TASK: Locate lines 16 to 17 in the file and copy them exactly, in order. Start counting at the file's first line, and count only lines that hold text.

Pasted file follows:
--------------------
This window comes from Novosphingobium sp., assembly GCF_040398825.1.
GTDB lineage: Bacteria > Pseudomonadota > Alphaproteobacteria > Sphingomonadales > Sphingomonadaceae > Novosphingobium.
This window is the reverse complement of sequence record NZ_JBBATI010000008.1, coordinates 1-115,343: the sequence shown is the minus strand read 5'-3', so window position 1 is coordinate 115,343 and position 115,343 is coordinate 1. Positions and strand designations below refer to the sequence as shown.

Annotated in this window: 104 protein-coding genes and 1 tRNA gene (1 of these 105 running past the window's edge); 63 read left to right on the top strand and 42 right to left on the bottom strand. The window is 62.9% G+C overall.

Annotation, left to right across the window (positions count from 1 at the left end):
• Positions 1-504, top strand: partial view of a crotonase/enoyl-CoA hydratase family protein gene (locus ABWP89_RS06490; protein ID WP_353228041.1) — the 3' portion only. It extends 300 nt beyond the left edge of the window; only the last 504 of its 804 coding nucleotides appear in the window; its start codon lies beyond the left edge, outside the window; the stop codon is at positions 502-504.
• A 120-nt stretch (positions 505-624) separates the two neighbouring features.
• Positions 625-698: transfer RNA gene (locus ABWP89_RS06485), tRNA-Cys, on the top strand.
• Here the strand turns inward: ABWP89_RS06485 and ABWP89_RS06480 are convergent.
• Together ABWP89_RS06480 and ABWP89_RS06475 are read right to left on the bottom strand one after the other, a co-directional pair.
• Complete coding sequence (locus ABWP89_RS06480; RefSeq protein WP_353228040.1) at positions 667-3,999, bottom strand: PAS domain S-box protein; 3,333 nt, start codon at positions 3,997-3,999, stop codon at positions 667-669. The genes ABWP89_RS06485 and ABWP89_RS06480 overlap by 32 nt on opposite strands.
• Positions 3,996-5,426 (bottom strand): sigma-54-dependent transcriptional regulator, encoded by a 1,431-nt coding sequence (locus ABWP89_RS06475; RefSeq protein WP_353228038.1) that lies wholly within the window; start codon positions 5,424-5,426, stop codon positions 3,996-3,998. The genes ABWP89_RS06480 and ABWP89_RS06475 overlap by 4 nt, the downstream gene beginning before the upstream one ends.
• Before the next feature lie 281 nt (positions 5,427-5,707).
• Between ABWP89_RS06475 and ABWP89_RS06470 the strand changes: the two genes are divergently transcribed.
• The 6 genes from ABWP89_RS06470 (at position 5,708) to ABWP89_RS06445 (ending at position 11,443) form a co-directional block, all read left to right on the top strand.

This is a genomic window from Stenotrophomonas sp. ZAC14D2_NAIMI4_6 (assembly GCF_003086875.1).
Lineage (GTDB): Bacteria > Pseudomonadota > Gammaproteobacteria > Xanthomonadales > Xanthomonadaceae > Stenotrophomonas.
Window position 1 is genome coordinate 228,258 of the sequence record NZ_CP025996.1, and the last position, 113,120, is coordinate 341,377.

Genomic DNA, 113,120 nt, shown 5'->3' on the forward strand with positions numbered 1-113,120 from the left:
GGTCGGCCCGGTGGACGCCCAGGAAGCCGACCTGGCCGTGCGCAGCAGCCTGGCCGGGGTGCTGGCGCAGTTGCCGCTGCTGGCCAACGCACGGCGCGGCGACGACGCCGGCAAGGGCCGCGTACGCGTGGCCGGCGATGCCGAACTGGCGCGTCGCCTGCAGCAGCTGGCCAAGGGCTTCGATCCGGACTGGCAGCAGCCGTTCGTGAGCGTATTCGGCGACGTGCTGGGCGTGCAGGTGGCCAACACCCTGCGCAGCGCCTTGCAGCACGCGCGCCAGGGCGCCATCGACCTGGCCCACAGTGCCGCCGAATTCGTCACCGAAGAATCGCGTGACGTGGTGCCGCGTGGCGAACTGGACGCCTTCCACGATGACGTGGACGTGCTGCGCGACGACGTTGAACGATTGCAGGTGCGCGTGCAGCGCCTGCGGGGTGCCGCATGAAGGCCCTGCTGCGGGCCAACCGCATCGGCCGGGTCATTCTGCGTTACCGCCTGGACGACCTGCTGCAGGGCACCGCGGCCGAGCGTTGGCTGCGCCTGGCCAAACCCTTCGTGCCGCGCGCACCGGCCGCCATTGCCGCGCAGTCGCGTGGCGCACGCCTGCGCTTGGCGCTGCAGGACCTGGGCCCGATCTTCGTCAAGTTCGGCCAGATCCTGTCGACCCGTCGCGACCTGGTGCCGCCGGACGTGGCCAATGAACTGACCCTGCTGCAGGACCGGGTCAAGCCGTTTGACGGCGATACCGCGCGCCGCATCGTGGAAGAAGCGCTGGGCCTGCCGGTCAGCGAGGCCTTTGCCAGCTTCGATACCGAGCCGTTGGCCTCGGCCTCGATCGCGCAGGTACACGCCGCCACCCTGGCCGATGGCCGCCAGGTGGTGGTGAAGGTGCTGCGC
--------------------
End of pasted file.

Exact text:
This is a genomic window from Stenotrophomonas sp. ZAC14D2_NAIMI4_6 (assembly GCF_003086875.1).
Lineage (GTDB): Bacteria > Pseudomonadota > Gammaproteobacteria > Xanthomonadales > Xanthomonadaceae > Stenotrophomonas.